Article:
2 min read
Posted on 07.20.05
  • 2 min read
  • Posted on 07.20.05


Aside from the fact that it is located on an ocean and plays in the American League East, Baltimore is a lot like the City of St. Louis: challenged, charming . . . and changing for the better.

Barb Geisman and I were there yesterday as guests of Enterprise Foundation’s Bart Harvey and Baltimore Mayor Martin O’Malley. We met at Heritage Crossing Center, a community center located in one of Baltimore’s Hope VI developments.

If you don’t know Bart, take it from me: he is one of savviest urban revitalizers in the country. Bart told us about a number of initiatives in progress at the foundation — many of which he is interested in introducing to St. Louis. One of these is a model for green (i.e., environmentally sensitive) affordable housing. The foundation has developed a set of standards that can make housing development much more environmentally friendly with little or no increase in cost. I look forward to hearing more about this from Bart next time he visits St. Louis.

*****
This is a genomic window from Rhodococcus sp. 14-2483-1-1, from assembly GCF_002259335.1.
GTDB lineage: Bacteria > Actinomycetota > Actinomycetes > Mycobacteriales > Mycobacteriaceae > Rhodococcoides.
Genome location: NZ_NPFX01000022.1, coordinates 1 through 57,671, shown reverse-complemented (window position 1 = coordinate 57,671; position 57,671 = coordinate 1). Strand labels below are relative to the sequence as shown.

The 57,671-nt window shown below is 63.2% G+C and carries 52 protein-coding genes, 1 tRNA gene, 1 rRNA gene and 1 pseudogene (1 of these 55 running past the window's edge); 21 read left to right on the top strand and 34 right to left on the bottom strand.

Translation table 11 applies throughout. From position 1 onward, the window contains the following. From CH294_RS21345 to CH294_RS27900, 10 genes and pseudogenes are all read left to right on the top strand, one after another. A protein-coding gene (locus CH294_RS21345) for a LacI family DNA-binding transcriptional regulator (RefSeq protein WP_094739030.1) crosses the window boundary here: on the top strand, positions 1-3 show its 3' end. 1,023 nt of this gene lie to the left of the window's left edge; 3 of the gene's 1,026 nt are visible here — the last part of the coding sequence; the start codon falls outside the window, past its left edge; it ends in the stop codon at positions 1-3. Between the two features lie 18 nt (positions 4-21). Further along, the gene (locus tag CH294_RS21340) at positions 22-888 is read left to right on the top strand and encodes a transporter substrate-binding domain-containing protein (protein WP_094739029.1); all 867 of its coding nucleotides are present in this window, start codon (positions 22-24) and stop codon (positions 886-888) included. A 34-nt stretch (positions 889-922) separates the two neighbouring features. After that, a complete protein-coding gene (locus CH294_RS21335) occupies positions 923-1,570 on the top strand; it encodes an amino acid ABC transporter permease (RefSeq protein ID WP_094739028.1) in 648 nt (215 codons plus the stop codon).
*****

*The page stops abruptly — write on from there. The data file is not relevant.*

Mayor O’Malley and I spoke about initiatives we share: St. Louis modeled its CityView metrics program on Baltimore’s CityStat program and Ruth Ann Norton of the Coalition to End Childhood Lead Poisoning advises community-based programs in both cities. Ruth Ann, who lives in Baltimore, told a variety of Baltimore leaders that St. Louis’ plan to end childhood lead poisoning by 2010 is one of the best in the country — and that St. Louis’ plan is demonstrating good success.

I told Mayor O’Malley about our Cortex life sciences development project — a subject of intense interest to him as he works through a redevelopment initiative for the eastern portion of Baltimore, where Johns Hopkins University is partnering with the city to develop a life sciences business park, as well as mixed income housing.

At no time during the visit did I use the phrase "twenty-seven games over .500."